Care and Handling of Artwork at Museum of Glass: Protection from Fire, Water, and Pests

By Rebecca Engelhardt, Collections and Exhibitions Manager

As part of our ongoing series on the care of artwork at Museum of Glass (MOG), this post reviews the methods that we use to protect our collections from fire, water, and pests.

The Curatorial department at MOG works closely with our colleagues in the Security and Facilities departments to monitor for the threat of fire, water, and pests.

Fire

Insuring that our smoke detectors and fire extinguishers are properly installed, accessible, and inspected lowers the threat of fire.

Deborah Oropallo, Untitled (from the Under Fire series), 2002. Collection of Museum of Glass

Deborah Oropallo, Untitled (from the Under Fire series), 2002. Collection of Museum of Glass

Careful storage of flammable chemicals in specially designed cabinets, like this one, isolates them away from the artwork we have on display and in storage.

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Leaks and Floods

Much like your own home, damage from rising groundwater or from broken plumbing is a risk to our collection. Undetected or remedied leaks or floods will result in water damage of objects, and could lead to mold, another thread to the collection.

Martin Blank, Fluent Steps, 2008. Extra care is taken to monitor the effects of the climate on this outdoor sculpture at the Museum. Our Curatorial staff works with engineers and conservators who are specially trained in this material.

Martin Blank, Fluent Steps, 2008. Extra care is taken to monitor the effects of the climate on this outdoor sculpture at the Museum. Our Curatorial staff works with engineers and conservators, who are specially trained in this material.

We monitor the building for any leaks and keep a fully-stocked set of disaster response supplies at hand.

You can build your own emergency kit for flooding and leaks, or purchase vendor pre-made kit like this one from University Products - http://www.universityproducts.com/cart.php?m=product_list&c=166

You can build your own emergency kit for flooding and leaks or purchase vendor pre-made kit like this one from University Products – http://www.universityproducts.com/cart.php?m=product_list&c=166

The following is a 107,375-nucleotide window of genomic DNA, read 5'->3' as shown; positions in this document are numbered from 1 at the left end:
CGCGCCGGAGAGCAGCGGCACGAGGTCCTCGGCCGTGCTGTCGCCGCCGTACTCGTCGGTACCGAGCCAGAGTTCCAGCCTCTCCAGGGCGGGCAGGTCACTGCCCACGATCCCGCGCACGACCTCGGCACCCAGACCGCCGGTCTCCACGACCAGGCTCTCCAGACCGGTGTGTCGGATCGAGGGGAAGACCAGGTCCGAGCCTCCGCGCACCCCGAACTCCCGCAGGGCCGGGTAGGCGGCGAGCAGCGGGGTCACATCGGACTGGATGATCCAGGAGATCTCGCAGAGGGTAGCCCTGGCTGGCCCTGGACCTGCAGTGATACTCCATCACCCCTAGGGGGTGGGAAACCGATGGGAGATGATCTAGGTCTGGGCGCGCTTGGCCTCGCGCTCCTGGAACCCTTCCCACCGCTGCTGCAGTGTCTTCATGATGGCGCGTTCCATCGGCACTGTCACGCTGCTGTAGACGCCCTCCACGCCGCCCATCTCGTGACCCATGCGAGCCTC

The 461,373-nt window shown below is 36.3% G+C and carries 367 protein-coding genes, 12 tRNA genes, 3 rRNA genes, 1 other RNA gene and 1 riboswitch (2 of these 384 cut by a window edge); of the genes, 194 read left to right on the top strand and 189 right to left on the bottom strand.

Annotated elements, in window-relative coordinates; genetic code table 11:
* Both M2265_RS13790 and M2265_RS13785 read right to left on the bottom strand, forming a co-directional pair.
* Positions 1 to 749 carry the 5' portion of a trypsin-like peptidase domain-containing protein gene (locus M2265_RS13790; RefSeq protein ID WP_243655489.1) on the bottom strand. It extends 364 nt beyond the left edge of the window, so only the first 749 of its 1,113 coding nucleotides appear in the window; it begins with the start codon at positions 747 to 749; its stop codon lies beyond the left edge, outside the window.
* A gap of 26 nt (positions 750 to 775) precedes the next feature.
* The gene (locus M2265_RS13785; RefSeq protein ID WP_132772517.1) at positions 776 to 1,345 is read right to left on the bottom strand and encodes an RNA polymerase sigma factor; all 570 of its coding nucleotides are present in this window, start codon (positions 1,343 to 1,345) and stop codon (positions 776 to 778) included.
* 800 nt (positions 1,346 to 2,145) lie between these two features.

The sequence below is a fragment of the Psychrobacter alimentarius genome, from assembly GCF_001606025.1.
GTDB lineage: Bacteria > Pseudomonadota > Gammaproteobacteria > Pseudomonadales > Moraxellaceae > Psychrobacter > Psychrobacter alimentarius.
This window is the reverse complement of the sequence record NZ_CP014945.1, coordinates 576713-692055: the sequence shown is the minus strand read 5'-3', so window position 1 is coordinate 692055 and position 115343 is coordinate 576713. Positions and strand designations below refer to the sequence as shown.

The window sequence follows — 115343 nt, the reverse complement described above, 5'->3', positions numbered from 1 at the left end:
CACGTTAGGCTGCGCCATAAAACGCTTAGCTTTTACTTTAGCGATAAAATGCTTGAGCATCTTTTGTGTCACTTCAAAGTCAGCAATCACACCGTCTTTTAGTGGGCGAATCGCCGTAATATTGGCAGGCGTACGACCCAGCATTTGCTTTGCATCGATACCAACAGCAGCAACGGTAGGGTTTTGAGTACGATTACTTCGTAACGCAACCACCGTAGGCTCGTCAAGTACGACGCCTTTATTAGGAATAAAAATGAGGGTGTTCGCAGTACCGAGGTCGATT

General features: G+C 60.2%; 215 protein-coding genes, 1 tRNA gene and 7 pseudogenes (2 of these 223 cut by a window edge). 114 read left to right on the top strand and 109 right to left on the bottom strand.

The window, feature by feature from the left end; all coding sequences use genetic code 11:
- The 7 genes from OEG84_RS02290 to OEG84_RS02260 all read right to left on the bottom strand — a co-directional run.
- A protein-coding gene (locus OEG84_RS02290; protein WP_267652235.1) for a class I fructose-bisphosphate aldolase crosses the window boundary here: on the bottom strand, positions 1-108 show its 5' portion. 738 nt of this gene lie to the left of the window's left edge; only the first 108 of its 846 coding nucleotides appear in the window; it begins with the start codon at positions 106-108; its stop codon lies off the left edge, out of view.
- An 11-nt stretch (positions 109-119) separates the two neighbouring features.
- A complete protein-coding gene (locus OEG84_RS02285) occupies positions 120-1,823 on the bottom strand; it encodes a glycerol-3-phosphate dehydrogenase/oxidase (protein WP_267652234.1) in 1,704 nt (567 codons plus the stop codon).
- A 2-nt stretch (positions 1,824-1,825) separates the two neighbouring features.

Covered display vitrines and storage shelving adds a layer of protection from leaks.

Masters of Studio Glass: Richard Meitner - 2009

Masters of Studio Glass: Richard Meitner – 2009

Pests

Pests are another risk that museums try to avoid. At MOG, we do not allow food, drinks, or potted plants in our galleries or storage areas, as these things all attract pests. We also ask that our custodial team stays on top of their housekeeping to deter vermin and insects.

Although most of the artwork at the Museum is glass (and not so tasty to pests), many pieces at the Museum include materials such as paper and wood. These are the organic materials that are easily damaged by pests.

This piece, Vanity, by Joseph Gregory Rossano is an prime example of mixed-media artwork that contains not only glass, but wood and paper that are a food source for many pests. Photo by Duncan Price.

This piece, Vanity, by Joseph Gregory Rossano is an prime example of mixed-media artwork that contains not only glass, but wood and paper that are a food source for many pests. Photo by Duncan Price.

Watch out for pests who would like to dine on the materials in your artwork!

Stay tuned for more on caring for art at MOG!

For more from the Care and Handling of Artwork series, check out:

Rebecca Engelhardt is the Registrar/Collections Manager at Museum of Glass. Her background includes ten years at MOG, plus time at major museums such as Smithsonian Institution and The John and Mable Ringling Museum of Art.

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